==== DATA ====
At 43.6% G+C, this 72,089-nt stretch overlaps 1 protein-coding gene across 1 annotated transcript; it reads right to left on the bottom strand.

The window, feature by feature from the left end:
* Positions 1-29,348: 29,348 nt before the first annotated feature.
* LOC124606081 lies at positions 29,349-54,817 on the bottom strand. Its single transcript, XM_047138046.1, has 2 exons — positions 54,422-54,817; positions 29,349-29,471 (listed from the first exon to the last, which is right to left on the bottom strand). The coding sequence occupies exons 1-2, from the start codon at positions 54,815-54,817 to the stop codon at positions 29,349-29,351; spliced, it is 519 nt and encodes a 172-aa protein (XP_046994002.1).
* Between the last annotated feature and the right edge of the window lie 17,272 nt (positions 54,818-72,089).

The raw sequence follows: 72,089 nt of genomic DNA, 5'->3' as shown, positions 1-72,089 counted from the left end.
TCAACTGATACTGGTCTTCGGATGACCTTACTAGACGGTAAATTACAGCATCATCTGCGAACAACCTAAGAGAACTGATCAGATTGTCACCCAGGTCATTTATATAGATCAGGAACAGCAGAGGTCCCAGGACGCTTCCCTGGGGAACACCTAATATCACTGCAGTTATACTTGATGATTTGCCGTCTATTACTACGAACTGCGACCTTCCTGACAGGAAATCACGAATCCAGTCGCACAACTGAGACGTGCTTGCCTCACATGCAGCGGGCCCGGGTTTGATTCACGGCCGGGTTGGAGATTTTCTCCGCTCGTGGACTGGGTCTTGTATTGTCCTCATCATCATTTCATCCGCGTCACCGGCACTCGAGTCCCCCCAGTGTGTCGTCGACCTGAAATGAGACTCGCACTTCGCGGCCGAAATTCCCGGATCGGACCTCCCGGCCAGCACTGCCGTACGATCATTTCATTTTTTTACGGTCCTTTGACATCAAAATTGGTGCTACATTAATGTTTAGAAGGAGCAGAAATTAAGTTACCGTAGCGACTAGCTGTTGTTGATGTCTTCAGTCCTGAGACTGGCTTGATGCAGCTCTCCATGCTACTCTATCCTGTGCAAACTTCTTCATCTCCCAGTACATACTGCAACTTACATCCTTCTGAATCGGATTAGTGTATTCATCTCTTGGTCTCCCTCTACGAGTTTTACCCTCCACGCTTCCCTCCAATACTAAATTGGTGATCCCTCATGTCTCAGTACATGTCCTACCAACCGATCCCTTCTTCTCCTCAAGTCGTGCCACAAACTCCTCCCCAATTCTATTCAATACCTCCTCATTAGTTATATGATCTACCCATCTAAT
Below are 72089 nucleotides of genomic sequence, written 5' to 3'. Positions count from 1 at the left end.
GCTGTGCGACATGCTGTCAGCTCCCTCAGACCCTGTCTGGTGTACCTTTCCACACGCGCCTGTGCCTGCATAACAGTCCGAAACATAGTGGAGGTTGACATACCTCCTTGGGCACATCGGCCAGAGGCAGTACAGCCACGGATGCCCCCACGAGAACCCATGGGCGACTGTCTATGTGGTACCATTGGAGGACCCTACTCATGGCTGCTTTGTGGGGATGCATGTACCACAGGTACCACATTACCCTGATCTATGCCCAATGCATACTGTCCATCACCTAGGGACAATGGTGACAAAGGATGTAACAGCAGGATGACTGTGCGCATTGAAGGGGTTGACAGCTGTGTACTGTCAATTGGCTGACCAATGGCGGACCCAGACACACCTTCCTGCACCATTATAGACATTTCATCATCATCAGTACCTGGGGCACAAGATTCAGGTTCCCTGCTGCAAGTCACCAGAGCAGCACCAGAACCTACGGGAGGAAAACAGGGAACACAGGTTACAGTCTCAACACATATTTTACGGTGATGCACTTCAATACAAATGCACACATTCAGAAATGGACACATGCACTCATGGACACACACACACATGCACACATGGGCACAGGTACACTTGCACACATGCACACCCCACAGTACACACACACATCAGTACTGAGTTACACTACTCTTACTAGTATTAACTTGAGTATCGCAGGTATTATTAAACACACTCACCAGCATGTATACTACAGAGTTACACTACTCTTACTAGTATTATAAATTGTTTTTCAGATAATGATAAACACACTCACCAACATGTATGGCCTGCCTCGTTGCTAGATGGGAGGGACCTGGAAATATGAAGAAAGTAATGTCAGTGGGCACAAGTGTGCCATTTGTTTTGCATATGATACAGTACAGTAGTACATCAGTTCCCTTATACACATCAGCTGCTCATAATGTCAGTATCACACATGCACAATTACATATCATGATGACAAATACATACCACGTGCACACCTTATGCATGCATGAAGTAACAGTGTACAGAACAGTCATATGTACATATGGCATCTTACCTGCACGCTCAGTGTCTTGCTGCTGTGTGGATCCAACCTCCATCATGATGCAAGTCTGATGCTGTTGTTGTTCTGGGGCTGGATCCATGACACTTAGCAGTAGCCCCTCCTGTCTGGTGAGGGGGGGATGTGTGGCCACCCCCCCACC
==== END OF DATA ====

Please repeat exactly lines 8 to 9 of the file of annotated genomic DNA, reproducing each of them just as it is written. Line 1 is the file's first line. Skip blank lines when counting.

Below are 72089 nucleotides of genomic sequence, written 5' to 3'. Positions count from 1 at the left end.
GCTGTGCGACATGCTGTCAGCTCCCTCAGACCCTGTCTGGTGTACCTTTCCACACGCGCCTGTGCCTGCATAACAGTCCGAAACATAGTGGAGGTTGACATACCTCCTTGGGCACATCGGCCAGAGGCAGTACAGCCACGGATGCCCCCACGAGAACCCATGGGCGACTGTCTATGTGGTACCATTGGAGGACCCTACTCATGGCTGCTTTGTGGGGATGCATGTACCACAGGTACCACATTACCCTGATCTATGCCCAATGCATACTGTCCATCACCTAGGGACAATGGTGACAAAGGATGTAACAGCAGGATGACTGTGCGCATTGAAGGGGTTGACAGCTGTGTACTGTCAATTGGCTGACCAATGGCGGACCCAGACACACCTTCCTGCACCATTATAGACATTTCATCATCATCAGTACCTGGGGCACAAGATTCAGGTTCCCTGCTGCAAGTCACCAGAGCAGCACCAGAACCTACGGGAGGAAAACAGGGAACACAGGTTACAGTCTCAACACATATTTTACGGTGATGCACTTCAATACAAATGCACACATTCAGAAATGGACACATGCACTCATGGACACACACACACATGCACACATGGGCACAGGTACACTTGCACACATGCACACCCCACAGTACACACACACATCAGTACTGAGTTACACTACTCTTACTAGTATTAACTTGAGTATCGCAGGTATTATTAAACACACTCACCAGCATGTATACTACAGAGTTACACTACTCTTACTAGTATTATAAATTGTTTTTCAGATAATGATAAACACACTCACCAACATGTATGGCCTGCCTCGTTGCTAGATGGGAGGGACCTGGAAATATGAAGAAAGTAATGTCAGTGGGCACAAGTGTGCCATTTGTTTTGCATATGATACAGTACAGTAGTACATCAGTTCCCTTATACACATCAGCTGCTCATAATGTCAGTATCACACATGCACAATTACATATCATGATGACAAATACATACCACGTGCACACCTTATGCATGCATGAAGTAACAGTGTACAGAACAGTCATATGTACATATGGCATCTTACCTGCACGCTCAGTGTCTTGCTGCTGTGTGGATCCAACCTCCATCATGATGCAAGTCTGATGCTGTTGTTGTTCTGGGGCTGGATCCATGACACTTAGCAGTAGCCCCTCCTGTCTGGTGAGGGGGGGATGTGTGGCCACCCCCCCACC